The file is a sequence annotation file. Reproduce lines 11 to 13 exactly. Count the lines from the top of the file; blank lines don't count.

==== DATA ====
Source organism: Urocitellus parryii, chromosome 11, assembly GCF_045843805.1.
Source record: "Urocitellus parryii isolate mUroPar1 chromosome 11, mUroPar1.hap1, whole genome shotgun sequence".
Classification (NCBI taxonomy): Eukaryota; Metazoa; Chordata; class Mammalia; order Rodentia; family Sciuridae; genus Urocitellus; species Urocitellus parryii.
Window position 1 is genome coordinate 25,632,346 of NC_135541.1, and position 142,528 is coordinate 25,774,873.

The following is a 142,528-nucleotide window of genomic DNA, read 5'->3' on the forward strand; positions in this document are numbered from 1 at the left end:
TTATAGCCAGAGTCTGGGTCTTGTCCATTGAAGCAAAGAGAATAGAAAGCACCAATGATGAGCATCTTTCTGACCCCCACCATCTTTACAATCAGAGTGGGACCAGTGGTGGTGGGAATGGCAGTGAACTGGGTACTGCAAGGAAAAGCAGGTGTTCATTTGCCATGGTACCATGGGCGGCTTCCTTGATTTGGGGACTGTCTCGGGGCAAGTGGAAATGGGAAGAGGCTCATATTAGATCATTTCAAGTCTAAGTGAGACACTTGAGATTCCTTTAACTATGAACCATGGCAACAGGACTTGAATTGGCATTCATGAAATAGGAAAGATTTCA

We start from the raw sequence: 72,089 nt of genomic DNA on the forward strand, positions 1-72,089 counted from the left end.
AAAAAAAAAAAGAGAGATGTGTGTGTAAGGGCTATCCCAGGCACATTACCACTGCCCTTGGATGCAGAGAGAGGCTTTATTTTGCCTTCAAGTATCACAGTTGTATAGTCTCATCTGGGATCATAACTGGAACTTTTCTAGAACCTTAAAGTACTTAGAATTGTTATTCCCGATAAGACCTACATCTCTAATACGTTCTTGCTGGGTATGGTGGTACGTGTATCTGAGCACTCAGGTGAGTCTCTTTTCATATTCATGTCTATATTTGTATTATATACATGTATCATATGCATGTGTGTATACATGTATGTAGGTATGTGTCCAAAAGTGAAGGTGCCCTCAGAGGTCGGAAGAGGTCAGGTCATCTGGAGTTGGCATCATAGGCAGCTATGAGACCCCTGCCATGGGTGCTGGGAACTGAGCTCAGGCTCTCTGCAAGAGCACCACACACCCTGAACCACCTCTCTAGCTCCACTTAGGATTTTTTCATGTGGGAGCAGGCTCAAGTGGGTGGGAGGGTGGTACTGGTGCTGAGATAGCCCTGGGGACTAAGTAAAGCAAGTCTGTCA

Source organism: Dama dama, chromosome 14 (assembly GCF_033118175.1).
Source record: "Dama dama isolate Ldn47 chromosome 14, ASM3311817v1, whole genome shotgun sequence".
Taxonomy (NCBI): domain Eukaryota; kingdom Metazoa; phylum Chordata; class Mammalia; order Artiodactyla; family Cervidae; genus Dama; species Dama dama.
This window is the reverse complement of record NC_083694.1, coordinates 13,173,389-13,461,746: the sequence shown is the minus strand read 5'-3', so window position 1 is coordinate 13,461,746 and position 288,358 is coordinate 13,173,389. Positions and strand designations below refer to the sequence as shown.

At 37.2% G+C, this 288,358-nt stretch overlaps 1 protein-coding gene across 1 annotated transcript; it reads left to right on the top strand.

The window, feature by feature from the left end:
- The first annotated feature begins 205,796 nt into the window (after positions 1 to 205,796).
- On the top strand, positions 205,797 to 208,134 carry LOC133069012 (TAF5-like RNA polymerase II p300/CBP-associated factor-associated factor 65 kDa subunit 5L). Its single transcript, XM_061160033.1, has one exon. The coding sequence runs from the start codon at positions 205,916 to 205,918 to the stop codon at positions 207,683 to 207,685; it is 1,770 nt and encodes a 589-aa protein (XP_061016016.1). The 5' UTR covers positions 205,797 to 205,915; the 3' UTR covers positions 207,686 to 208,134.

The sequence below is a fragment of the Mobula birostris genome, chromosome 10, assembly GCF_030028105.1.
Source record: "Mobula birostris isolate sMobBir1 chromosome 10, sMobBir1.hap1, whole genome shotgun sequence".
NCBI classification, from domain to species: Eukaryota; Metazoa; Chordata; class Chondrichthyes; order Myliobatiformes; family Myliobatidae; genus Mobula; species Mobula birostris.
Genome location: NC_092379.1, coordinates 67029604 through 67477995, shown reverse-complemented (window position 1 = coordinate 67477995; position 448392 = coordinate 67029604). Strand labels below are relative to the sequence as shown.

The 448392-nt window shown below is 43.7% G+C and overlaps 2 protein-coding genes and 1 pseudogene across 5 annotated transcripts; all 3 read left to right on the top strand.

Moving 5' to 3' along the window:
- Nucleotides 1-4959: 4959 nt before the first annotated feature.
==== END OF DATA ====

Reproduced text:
Taxonomy (NCBI): domain Eukaryota; kingdom Metazoa; phylum Chordata; class Mammalia; order Artiodactyla; family Cervidae; genus Dama; species Dama dama.
This window is the reverse complement of record NC_083694.1, coordinates 13,173,389-13,461,746: the sequence shown is the minus strand read 5'-3', so window position 1 is coordinate 13,461,746 and position 288,358 is coordinate 13,173,389. Positions and strand designations below refer to the sequence as shown.

At 37.2% G+C, this 288,358-nt stretch overlaps 1 protein-coding gene across 1 annotated transcript; it reads left to right on the top strand.